Following on from the success of Hospitality in the Park and following in the tracks of great festivals like West Fest, Shockout came to the Royal Bath and West on an absolutely freezing February night. The cold and remote location certainly didn’t stop the thousands of revellers who arrived – all keen to hear their favourite Drum and Bass artists.

The set up for the festival was impressive, set out across four large covered stages. As well as a variety of fairground rides and outdoor chilling spaces. Though quite how much use these got with the icy conditions is unclear.

The festival was centred around the Blast Stage, which played host to the bigger names on the night. A long, cavernous warehouse with a handy balcony for those who weren’t feeling being in the thick of it. The stage was complete with giant flashing screens, which added to the already dizzying light show. The production value put on for a one-night festival was certainly impressive. Featuring the likes of bass house/ bass line artists like Holy Goof, Flava D and My Nu Leng. As we arrived, Holy Goof was in laying down a strong set, playing tracks like Gammy Elbow VIP, the party was in full swing.

The stage also played host to festival headliner J Hus, who certainly was not without his mandem when took to the stage. Performing the highlights from his breakthrough album Common Sense. Mr White Benz Black Benz, had the crowd singing along for the full 30 minutes of his set. His inclusion on the festival line-up had seemed unusual given the focus of the festival but proved to be a welcome addition. Adding a bit of Afro Bashment spice to proceedings.

What most people were here to see though, was pure unadulterated drum and bass. Which was in plentiful supply on the Hospitality and DNB Arena stage.

At the DNB Arena stage, Kasra & Randall presided over a packed tent. Playing a jungle heavy set, which very much favoured new school rather than old school. Though that didn’t faze anyone there who were giving it their all. The Prototypes didn’t let the energy slip as they followed, playing a dark heavy set.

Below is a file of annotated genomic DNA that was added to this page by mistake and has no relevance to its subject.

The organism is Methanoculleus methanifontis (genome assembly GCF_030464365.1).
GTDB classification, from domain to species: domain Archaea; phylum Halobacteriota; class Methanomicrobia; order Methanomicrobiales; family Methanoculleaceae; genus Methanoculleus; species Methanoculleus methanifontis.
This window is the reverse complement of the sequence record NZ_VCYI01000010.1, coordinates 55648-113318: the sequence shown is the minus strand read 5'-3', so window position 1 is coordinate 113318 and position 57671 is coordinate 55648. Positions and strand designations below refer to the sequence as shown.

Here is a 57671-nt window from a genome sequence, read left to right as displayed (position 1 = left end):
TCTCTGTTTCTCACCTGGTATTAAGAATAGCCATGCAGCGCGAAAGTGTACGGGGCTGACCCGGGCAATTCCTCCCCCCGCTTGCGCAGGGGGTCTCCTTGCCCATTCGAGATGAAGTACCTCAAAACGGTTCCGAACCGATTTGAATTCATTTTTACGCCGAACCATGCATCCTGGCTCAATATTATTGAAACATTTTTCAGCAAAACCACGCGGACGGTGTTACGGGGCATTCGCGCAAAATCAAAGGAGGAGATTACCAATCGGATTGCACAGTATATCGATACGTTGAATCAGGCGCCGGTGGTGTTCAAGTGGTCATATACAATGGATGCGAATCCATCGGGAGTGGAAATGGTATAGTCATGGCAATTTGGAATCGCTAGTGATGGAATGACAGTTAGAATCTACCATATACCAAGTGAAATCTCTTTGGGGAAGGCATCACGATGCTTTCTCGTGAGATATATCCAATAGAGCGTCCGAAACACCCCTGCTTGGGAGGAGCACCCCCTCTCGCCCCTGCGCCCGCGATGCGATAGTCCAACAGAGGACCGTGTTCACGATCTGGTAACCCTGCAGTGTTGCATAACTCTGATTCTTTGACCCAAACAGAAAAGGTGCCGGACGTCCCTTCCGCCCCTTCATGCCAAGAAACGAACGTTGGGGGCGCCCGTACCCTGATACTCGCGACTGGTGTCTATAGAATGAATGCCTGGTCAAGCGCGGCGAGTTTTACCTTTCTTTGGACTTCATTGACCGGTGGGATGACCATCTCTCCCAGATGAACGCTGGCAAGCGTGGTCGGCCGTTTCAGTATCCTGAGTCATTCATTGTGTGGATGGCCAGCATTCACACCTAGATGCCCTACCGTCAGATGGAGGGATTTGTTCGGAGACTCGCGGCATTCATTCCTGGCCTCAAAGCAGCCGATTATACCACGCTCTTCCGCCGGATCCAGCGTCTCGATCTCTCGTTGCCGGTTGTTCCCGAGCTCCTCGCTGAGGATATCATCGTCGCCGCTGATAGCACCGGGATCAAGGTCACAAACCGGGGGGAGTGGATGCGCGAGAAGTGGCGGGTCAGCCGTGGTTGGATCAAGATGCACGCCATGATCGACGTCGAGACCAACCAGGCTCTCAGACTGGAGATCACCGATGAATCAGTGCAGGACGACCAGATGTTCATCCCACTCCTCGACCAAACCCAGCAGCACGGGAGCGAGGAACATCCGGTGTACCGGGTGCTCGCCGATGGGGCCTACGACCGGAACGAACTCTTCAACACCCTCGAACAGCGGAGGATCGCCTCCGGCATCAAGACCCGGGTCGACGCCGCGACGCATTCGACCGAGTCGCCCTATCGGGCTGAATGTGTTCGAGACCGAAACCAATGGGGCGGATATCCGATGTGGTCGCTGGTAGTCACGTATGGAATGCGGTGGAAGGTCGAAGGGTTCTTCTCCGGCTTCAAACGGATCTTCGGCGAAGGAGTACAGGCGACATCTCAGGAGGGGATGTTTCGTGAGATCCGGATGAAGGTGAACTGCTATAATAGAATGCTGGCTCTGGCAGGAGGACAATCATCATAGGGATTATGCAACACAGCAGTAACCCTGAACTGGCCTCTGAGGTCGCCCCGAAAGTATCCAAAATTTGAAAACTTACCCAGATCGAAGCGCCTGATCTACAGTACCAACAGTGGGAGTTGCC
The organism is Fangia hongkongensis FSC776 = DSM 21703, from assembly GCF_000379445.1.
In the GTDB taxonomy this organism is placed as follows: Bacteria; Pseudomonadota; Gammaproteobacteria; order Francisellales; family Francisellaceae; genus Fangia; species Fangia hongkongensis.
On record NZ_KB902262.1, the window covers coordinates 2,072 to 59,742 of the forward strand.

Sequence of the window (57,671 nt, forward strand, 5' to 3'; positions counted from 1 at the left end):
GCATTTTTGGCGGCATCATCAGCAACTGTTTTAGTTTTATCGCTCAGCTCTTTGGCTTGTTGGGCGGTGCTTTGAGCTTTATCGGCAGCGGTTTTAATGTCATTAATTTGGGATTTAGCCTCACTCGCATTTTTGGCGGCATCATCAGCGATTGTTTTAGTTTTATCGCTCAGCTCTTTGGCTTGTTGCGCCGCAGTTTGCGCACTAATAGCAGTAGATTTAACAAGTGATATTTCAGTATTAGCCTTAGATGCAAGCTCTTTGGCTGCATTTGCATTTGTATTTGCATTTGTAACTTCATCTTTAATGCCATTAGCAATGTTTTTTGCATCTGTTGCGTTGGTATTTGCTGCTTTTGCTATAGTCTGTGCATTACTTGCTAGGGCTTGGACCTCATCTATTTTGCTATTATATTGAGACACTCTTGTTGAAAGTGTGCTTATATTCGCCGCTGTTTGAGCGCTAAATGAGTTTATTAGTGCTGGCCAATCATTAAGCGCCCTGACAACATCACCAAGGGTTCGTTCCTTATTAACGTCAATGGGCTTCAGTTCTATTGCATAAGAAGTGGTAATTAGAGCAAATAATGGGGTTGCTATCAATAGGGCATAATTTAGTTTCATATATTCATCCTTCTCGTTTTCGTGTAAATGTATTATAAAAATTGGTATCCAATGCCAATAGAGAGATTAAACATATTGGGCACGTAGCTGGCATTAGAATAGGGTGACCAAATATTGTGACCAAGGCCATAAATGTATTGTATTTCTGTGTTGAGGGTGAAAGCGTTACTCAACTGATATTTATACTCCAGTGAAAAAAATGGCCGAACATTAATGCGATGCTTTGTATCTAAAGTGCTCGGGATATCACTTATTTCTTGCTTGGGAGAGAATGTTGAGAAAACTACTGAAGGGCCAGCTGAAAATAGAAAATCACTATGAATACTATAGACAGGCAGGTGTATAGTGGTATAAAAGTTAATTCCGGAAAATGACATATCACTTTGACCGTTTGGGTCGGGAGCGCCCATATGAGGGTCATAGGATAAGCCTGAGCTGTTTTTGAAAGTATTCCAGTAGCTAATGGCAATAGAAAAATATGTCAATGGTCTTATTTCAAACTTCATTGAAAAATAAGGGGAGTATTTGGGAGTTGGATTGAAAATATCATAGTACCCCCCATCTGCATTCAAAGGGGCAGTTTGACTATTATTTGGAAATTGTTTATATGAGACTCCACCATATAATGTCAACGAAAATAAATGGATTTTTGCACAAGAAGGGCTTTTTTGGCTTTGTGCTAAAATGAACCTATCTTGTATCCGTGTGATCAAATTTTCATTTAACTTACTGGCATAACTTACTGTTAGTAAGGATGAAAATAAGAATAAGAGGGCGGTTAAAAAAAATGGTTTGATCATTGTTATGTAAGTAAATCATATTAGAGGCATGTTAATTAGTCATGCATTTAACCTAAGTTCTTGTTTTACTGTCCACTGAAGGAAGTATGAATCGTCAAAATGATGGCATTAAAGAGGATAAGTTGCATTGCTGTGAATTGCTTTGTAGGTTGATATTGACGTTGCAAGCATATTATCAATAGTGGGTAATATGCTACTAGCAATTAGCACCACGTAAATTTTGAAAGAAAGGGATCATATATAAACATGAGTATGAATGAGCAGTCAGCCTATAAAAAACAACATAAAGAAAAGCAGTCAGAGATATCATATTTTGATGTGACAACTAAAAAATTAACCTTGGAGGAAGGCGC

Over on the Hospitality stage, all the Hospitality mainstays were present. London Elektricity, Etherwood, Nu:Logic, the list goes on. Playing under a sweeping laser show, below the iconic Hospitality H, High Contrast played a euphoric set that really captured Hospitality’s sound for the past few years. Full of high synths and upbeat drums, he ended his set with a bang with his own Goldigger remix.

The highlight of the night though proved to be Metrik. An artist who consistently plays a hard-hitting set ideal for a festival crowd. Incorporating drum and bass classics like Afterglow, mixed with massive drops. As well as giant tracks in their own right like the Pendulum remix of Voodoo people. The crowd was moving for the entirety of his set.

Local legends. My Nu Leng closed out the night. Who after overcoming some technical difficulties played a characteristic bass house heavy set that was the perfect note to end the night on.

As the time came to go, and one pulled on their second or third jumper before heading into the night. All that was left to reflect was that Hospitality continues to go from strength to strength. Each year coming back something new and bigger. One thing unmentioned so far but what makes each of these festivals a pleasure is the crowd. Hospitality events pull in crowds that are here to have a good time but in the nicest ways possible.